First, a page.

What about a salary cap for college football? Every team has the same amount of money to spend, and all coaches salaries come out of that money. Let's use 12 million dollars, if Bama wants to pay their coaches $10million, that will only leave 2 million for the players. This will also keep teams from have 50man support staffs.

This will help balance the power in college football.

Most importantly this will let us get NCAA FOOTBALL VIDEO GAMES BACK!!

P.s. Can you imagine how much more fun it will be adding negotiations to the recruiting?!?!

Or you can only transfer to a team with a worse record.

That's how you get players intentionally throwing games late in the year.

"Some days you’re a horse and some days you’re a horse’s ass. I’ve been a horse’s ass for a little while." - Roy Halladay

This would be great news for UVA, they would get to recruit everyone! ...Oh wait, Bronco is still too busy preparing for Navy...

This would be total chaos. Every team in the country not named Bama/Ohio State/Clemson/etc would have to be constantly recruiting their own players 24/7, while poaching from the lower levels to desperately keep up. The only path for a non-power to compete (hire good coaches, identify under the radar talent, develop those players) would be completely cut. As a sport, college football needs to have some frank discussions and drastic overhauls to how they treat, value, and compensate the players, but this rule would solve none of the underlying problems while introducing a host of new ones.

Total chaos strikes me as hyperbole. Honestly I'm not convinced that this would have a huge impact on the power imbalance that already exists. I feel confident it would be easier to keep a player who is enrolled, on campus, and part of the team than it would be recruiting a player and trying to fend off elite schools. Teams still have limits on playing time they can provide and the number of scholarships. Players who transfer to Bama/Ohio State/Clemson only to sit on the bench would not be happy about it. Conversely, guys who were recruited and put in the time with the team aren't going to be happy if they lose playing time and scholarships to accommodate large numbers of transfers. If either of those groups becomes a sizeable contingent, it could create an extremely toxic situation and program. With the level they are able to recruit at, the elite schools already field a strong 2/3 deep across the roster. Allowing this type of transfer might help mid-level P5 teams bolster their depth (probably at the expense of G5 schools, but some of the 2nd/3rd string at those elite schools might even leave for a starting role). I could be completely wrong, but in my view the current system already favors elite schools so heavily that I'm not sure this would make it significantly, or any, worse.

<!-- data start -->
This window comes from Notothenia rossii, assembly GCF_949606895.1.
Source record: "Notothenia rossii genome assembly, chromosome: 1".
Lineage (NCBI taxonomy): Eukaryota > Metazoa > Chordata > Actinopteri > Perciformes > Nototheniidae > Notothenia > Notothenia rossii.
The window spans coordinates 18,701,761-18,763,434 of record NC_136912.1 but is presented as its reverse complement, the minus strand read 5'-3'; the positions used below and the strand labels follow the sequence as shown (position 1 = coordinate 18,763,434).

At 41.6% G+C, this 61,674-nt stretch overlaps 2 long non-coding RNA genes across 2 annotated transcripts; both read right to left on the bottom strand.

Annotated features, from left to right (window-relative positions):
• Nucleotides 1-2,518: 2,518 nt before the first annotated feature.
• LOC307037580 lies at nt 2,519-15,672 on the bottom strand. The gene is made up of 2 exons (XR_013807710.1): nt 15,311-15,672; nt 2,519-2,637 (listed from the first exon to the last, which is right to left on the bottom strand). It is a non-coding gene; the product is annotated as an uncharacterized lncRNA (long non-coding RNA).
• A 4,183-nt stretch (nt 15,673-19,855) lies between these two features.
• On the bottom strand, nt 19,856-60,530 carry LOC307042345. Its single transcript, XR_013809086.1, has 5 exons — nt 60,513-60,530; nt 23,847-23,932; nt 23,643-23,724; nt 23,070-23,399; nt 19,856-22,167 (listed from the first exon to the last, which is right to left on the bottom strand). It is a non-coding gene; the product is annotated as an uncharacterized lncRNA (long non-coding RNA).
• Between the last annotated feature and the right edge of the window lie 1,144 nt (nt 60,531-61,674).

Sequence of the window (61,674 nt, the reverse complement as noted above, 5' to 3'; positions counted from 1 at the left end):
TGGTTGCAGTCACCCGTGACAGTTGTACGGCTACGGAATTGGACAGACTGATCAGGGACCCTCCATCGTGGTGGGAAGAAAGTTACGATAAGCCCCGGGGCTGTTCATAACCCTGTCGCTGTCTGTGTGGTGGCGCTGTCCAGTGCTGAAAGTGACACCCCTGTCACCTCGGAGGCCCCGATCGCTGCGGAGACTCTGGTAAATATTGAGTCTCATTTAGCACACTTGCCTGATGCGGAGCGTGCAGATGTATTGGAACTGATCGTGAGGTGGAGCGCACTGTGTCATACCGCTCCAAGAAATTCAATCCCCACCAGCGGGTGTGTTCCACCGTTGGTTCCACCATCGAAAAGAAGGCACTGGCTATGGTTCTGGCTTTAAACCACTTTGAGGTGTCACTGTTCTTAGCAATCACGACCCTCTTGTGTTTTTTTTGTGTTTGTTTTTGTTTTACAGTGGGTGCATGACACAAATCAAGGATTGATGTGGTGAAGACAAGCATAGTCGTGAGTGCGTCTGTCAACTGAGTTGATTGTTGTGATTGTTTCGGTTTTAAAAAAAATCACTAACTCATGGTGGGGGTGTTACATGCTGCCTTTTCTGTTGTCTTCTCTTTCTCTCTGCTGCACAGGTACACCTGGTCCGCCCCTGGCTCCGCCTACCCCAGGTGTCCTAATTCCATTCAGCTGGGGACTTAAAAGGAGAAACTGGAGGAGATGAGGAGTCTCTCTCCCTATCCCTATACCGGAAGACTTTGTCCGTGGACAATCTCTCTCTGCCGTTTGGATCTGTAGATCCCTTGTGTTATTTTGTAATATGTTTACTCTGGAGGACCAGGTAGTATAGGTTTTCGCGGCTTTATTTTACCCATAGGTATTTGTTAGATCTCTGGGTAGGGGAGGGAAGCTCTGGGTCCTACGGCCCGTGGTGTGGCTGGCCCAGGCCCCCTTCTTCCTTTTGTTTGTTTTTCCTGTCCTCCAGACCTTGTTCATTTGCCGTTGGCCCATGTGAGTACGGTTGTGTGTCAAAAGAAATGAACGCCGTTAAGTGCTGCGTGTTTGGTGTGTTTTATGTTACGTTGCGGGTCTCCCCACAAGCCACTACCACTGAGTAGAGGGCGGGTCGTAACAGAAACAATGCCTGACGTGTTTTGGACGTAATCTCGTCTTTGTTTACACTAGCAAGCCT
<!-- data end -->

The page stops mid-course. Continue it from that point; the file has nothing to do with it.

Joffrey, Cersei, Ilyn Payne, the Hound, Jeff Jagodzinsku, Paul Johnson, Pat Narduzzi.

Total chaos strikes me as hyperbole.

That's fair. I still don't see the point though. This rule doesn't really address any actual problems but introduces a whole lot of unknowns and we cant' really predict how it would play out. It could just cause some minor roster churn in the offseason. It could also fundamentally change how we think about college athletes and their identity in relation to their school or many schools.

But if we want to address player's rights, there are far more pressing concerns, and if we want to address kids getting stuck in bad situations or being left behind by a coach, there are far less impactful measures we could take to make progress.

There is only one real way to make it truly fair to all, and it's so unpopular it will hopefully never happen. Get rid of the athletic scholarship completely. If you want to play sports for free and the fun of it in a college you can get into, try out. If you want to get payed to play, join a semi-pro team. Or go to college and join a semi-pro team on the side. The semi-pro teams, or a minor league system or European club style system, will will pop up in a hurry when colleges no longer form a barrier/path for the top athletes to turn pro.

Sometimes we live no particular way but our own

I'm torn here. I'm for players getting more out of their "unpaid" career. At the same time, I know younger people don't always do things for the right reasons. Adults don't always do things for the right reasons.

The only way I'm cool with this is if the restrictions are then moved to the schools.
A school should be limited on the number of transfers it can take. Say, 4 per year. That would keep people from flocking the the reigning champions each year, and require the school to be more selective about who they pursue. I don't see a reason to limit grad transfers.
No recruiting transfers during season. No transfers during season.

I think some guidelines are reasonable but should we be that concerned about competitive imbalance given the system we already have? Alabama has won 5 of the last 9 titles and made every playoff. Clemson has made 3, Oklahoma 2, and Ohio State 2 (and was the alternate this year). As I said above, one of the biggest advantages elite teams have is their depth. But there's only so much playing to go around and I could see mid-level P5 teams being able to use this to their advantage to improve depth and become more competitive.

Joffrey, Cersei, Ilyn Payne, the Hound, Jeff Jagodzinsku, Paul Johnson, Pat Narduzzi.

If players want to get paid go play Arena, Semi-pro, or CFL, otherwise shut up and take your scholarships

Or, let them have their scholarships that they have EARNED, and also exist in a free capitalist system like every other student. They are the reason people pack the stands, not the coaches/admins.